The alignment indicates the 7 viral channel proteins have ∼23% amino acid sequence identity and 60% similarity. Notably, all of the channel proteins have the canonical selectivity filter sequence TxxTxGF/YG, which is typical for all K+ channel proteins from prokaryotes and eukaryotes. The 6 channels from the chloroviruses are more similar to each other than to the K+ channel protein from EsV-1. Hence, the diversity between the viral channels correlates with the classification of the host species.

K+ channel proteins from C. variabilis and E. siliculosus

Recent sequencing of the C. variabilis [34] and the E. siliculosus genomes [26] allowed us to address the question of whether the viral K+ channels are more closely related to their host homologs or to each other. C. variabilis is the host for viruses PBCV-1 and NY-2A, while E. siliculosus is the host for EsV-1. We searched the two host genomes for putative K+-channel proteins using the following parameters:

  1. All the host gene products were screened for the highly conserved motifs in the selectivity filter region (motifs: GYG, GFG and GLG), which exist in all known K+-channel proteins [36], [37].
  2. The sequences of all known K+-channels and the structurally related cyclic nucleotide gated channels (CNG) from Arabidopsis thaliana plus additional members of other K+-channel families (Kir, Kv, TPA and Tandem channels from animals plus some typical microbial channels KcsA, MthK, KvAP, KvLm, KirBac1.1) were compared to the C. variabilis and E. siliculosus genomes using BLAST [38].

All genes that were detected by these methods and that had ≥2 predicted transmembrane domains were then used as queries for BLAST searches against the NCBI protein database. This search identified 7 CDSs with the hallmarks of K+-channels in the C. variabilis genome, designated CvK1-7, and 12 CDSs in the E. siliculosus genome, designated EsK1-12. One of them, EsK1, was nearly identical to the viral Kesv from EsV-1. However, the EsV-1 genome is incorporated into the host genome by lysogeny and so the viral channel was expected to be in the E. siliculosus genome [26].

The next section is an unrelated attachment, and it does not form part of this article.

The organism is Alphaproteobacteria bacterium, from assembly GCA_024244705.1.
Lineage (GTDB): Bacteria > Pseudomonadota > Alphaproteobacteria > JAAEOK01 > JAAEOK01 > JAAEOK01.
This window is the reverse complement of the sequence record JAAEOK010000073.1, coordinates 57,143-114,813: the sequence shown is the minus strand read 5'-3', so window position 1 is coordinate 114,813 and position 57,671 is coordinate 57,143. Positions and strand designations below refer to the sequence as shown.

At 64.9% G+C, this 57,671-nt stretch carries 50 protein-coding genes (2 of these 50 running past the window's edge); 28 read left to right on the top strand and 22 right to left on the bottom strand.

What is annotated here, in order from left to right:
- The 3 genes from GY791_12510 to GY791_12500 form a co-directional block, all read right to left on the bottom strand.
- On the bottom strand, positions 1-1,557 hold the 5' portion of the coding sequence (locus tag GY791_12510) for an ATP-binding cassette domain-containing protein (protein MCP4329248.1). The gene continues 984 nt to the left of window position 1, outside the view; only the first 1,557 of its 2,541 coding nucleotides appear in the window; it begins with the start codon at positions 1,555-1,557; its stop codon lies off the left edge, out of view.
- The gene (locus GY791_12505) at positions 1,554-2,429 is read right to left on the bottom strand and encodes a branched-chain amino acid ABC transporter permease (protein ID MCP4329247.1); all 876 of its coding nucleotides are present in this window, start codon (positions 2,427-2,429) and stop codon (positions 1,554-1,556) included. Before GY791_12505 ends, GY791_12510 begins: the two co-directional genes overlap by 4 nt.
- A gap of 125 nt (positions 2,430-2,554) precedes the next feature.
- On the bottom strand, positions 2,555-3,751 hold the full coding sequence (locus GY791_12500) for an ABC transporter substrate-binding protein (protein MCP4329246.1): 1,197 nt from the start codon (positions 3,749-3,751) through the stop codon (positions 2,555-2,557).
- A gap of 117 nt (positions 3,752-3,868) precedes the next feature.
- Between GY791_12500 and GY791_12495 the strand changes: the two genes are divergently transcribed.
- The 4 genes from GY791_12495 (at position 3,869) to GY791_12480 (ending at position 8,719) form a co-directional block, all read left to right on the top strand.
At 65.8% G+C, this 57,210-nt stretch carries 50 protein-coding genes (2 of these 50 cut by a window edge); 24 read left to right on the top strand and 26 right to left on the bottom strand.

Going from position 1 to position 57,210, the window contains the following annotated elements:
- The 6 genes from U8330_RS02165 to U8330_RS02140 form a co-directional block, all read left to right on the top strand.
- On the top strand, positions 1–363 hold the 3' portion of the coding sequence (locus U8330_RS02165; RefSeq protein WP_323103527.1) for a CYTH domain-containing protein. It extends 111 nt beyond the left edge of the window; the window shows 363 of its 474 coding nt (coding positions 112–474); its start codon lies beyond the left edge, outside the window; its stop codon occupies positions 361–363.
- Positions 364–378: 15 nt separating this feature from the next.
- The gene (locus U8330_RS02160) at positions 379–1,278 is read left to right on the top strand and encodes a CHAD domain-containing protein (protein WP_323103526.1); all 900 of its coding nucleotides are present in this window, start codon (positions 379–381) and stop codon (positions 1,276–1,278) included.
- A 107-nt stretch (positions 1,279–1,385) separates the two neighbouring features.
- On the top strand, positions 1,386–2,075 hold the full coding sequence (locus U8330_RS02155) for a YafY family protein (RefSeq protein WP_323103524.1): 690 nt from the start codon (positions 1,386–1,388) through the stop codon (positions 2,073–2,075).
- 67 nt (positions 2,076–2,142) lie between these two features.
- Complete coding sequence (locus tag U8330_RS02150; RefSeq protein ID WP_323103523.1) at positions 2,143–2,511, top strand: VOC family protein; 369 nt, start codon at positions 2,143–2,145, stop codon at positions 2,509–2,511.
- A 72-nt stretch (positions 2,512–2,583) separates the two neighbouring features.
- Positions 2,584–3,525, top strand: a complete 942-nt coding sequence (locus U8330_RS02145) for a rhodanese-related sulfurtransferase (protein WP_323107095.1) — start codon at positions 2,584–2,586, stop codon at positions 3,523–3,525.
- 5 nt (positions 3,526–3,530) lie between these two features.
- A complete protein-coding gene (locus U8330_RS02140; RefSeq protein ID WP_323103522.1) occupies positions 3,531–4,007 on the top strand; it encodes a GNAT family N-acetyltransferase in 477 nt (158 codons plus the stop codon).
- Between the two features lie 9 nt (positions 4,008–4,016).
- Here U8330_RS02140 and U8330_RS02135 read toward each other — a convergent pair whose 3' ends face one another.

We restricted our phylogenetic analyses to the pore module of these proteins, which comprises two transmembrane domains, a pore helix and the canonical selectivity filter sequence [4]. To identify the pore modules of the putative host channel proteins, all amino acid sequences were subjected to bioinformatics methods for transmembrane domain prediction (see Materials and Methods). A consensus of the predictions for the pore modules from C. variabilis and E. siliculosus are shown in Fig. 3 and Fig. 4, respectively. Several two-pore K+-channels were identified in E. siliculosus. Each pore is listed individually and the pores are indexed as x.1 or x.2 for the N- and C-terminal pores, respectively.

Figure 3. Multiple sequence alignment of pore modules of K+ channel proteins from C. variabilis.

For comparison a K+ channel protein CRK from the alga C. reinhardtii is also included. The pore-forming unit begins with the transmembrane domain, prior to the selectivity filter and it finishes at the end of the transmembrane domain after the filter. The locations of transmembrane domains were predicted based on different methods. The selectivity filter sequence is in black; aromatic amino acids upstream of the filter are marked in grey; the transmembrane domains are underlined. Worth noting is the K+ channels conserved selectivity filter sequence and an otherwise overall low degree of similarity between the channels.